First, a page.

BioMarin Wins FDA Approval for First Gene Therapy for Hemophilia A

Pictured: BioMarin headquarters/iStock, Michael Vi

Pictured: BioMarin headquarters/iStock, Michael Vi

Michael Vi/Getty Images

After an initial rejection, BioMarin has finally secured the FDA’s approval for Roctavian, the first gene therapy in the U.S. for the most common form of the bleeding disorder.

Pictured: BioMarin headquarters/iStock, Michael Vi

The FDA has approved BioMarin Pharmaceutical’s valoctocogene roxaparvovec-rvox, to be marketed as Roctavian in the U.S., for the treatment of adult patients with severe hemophilia A, the company announced Thursday.

Roctavian, a one-time single-dose infusion, is authorized for use only in adults without antibodies against the adeno-associated virus serotype 5 (AAV5), as determined by an FDA-approved test. It is also the first gene therapy approved for hemophilia A, according to BioMarin’s news release.

In an investor call Thursday afternoon, BioMarin Chief Commercial Officer Jeff Ajer said that “the product profile of Roctavian presents tremendous value to patients, including bleed control, good safety profile and freedom from the burden of chronic therapy.”

Roctavian is “priced at a wholesale acquisition cost, or WAC, that equates to $2.9 million for the typical patient for this one-time, single-dose treatment,” Ajer said.

Hemophilia A is an inherited genetic disorder that arises due to a dysfunctional or absent clotting protein called factor VIII. When left unchecked, the condition causes bleeding in muscles and joints. Delivered using the AAV5 vector, Roctavian introduces a shorter but functional copy of a gene that encodes for blood-clotting protein factor VIII.

BioMarin’s gene therapy allows the patient’s body to produce factor VIII on its own and lower the need for continuous prophylaxis and management.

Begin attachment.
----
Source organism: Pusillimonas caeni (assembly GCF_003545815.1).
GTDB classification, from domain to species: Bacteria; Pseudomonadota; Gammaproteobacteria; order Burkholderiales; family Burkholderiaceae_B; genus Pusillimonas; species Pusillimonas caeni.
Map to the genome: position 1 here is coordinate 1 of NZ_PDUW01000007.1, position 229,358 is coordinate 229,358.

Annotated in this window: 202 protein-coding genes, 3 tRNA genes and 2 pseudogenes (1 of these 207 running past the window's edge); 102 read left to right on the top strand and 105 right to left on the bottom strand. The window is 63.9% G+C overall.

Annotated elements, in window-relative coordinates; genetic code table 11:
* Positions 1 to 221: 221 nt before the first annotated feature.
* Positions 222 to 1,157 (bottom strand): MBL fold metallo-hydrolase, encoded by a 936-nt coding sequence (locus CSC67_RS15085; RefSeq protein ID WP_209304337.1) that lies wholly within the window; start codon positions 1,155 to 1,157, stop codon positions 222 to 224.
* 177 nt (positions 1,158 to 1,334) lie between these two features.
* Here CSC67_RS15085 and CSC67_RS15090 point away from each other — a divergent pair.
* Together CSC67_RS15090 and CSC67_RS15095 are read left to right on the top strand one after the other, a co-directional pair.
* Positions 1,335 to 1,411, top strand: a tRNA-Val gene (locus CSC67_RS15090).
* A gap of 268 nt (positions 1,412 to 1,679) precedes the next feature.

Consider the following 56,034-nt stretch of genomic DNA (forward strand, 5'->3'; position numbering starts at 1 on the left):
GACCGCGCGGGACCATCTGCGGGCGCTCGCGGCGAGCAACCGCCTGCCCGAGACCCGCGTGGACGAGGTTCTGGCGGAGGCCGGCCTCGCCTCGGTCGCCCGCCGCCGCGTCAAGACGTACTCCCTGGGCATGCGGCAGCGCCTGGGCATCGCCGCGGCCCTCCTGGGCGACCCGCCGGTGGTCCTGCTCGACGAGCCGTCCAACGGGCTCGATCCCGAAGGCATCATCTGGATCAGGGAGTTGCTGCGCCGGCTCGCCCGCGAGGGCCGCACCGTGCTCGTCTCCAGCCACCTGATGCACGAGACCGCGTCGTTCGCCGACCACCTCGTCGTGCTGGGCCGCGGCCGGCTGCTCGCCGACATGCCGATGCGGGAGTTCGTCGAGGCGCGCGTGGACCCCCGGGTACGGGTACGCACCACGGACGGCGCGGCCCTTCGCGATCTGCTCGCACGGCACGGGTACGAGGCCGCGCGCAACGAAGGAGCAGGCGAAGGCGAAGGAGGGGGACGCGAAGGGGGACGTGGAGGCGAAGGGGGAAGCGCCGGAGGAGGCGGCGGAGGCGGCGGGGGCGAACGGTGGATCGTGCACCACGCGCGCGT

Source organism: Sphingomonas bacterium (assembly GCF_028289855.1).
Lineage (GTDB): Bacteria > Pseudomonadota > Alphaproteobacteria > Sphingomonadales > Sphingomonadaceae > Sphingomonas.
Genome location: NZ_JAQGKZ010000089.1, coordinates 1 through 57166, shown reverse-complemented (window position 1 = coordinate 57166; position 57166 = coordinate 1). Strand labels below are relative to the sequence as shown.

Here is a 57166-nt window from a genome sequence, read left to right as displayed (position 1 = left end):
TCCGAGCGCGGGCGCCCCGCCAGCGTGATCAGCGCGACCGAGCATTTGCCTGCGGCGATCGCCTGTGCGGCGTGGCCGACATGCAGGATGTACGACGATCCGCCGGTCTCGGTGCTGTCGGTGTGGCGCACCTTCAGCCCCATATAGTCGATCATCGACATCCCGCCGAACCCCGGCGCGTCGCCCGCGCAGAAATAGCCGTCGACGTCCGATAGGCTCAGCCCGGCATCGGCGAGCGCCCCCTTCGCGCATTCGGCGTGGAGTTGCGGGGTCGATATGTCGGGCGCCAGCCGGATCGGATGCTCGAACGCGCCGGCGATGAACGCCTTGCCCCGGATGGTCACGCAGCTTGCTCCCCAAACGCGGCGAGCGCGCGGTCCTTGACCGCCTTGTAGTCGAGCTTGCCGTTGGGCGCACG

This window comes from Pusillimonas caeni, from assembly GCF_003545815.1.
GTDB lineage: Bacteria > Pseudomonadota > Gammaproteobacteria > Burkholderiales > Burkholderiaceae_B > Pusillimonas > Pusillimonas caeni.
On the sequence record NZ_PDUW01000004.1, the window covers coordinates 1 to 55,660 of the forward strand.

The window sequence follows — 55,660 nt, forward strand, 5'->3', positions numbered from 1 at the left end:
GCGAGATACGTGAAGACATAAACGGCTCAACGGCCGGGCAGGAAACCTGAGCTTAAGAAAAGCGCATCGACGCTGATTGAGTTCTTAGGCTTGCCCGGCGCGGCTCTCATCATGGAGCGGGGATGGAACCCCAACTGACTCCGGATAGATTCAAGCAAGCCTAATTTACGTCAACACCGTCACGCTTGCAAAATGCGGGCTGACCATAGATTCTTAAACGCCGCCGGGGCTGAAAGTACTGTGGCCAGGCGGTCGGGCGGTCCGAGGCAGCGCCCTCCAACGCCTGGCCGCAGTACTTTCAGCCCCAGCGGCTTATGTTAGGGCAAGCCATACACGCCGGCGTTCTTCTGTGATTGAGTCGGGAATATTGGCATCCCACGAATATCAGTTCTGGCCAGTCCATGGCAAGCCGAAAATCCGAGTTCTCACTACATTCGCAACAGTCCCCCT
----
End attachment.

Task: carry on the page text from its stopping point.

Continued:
To back its regulatory bid, BioMarin presented data from the Phase III GENEr8-1 study which enrolled 134 patients and is the largest late-stage trial of any gene therapy in hemophilia, according to the company. The study found that Roctavian cut the annualized bleeding rate by more than 50% relative to baseline while receiving routine factor VIII prophylaxis.

The gene therapy also strongly lowered the rate of spontaneous and joint bleeds. These effects were durable through at least three years of follow-up without the need for supplemental regular prophylaxis.

BioMarin will continue to evaluate Roctavian’s long-term effects in an extension study that will follow GENEr8-1 participants for up to 15 years, as well as in post-approval studies looking at the gene therapy in a real-world setting.

Thursday’s approval is the culmination of a long regulatory journey for Roctavian. BioMarin’s first attempt at approval was in February 2020 and its submission was granted the FDA’s Priority Review designation at the time. A few months later, however, the regulator turned the application down, saying it needed more long-term data.

BioMarin resubmitted its Biologics License Application in September 2022 with five years’ worth of data from an ongoing Phase I/II dose escalation study, along with two-year follow-up results from GENEr8-1. Together, these data indicate that Roctavian could induce stable and durable bleeding control in hemophilia A patients.

When Roctavian launches in the U.S., it will compete with several other hemophilia A medicines that have already established their respective market footholds. Chief among them is Roche’s Hemlibra (emicizumab-kxwh), a bispecific antibody that in 2022 made the pharma company more than $4.2 billion in sales.

Tristan Manalac is an independent science writer based in metro Manila, Philippines. He can be reached at or

Tristan is an independent science writer based in Metro Manila, with more than eight years of experience writing about medicine, biotech and science. He can be reached at, or on LinkedIn.